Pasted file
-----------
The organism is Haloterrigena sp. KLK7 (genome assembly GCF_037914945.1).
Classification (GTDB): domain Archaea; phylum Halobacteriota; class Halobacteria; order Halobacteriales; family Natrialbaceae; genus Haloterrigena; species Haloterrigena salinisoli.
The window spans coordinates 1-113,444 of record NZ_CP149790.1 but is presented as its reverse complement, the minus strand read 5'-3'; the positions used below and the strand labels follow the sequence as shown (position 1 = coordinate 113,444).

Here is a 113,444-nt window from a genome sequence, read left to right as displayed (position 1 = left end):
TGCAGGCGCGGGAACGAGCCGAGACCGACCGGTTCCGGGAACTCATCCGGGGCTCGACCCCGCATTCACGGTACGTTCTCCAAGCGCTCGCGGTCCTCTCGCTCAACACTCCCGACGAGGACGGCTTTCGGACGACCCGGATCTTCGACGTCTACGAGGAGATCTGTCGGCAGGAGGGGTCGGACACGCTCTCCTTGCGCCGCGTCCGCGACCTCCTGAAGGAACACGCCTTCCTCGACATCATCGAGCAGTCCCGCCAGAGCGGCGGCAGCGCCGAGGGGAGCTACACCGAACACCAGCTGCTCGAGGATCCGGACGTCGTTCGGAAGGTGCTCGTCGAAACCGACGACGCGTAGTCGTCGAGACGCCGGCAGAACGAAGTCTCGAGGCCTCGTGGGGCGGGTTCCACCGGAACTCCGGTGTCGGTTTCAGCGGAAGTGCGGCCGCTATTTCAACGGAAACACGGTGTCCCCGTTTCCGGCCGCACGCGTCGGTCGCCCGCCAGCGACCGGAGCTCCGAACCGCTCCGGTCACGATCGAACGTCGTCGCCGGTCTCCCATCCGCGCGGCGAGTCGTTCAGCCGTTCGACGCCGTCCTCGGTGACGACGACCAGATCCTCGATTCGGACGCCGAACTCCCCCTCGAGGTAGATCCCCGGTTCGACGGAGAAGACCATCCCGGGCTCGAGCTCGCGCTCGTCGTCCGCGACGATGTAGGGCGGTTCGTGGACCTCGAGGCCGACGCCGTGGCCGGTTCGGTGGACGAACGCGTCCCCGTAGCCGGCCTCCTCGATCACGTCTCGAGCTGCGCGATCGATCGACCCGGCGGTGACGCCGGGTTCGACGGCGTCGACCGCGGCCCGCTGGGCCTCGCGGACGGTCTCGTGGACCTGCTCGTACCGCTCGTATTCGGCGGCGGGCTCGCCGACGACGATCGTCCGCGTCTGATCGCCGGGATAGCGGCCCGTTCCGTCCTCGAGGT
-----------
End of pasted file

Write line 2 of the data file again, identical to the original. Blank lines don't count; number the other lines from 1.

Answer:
Classification (GTDB): domain Archaea; phylum Halobacteriota; class Halobacteria; order Halobacteriales; family Natrialbaceae; genus Haloterrigena; species Haloterrigena salinisoli.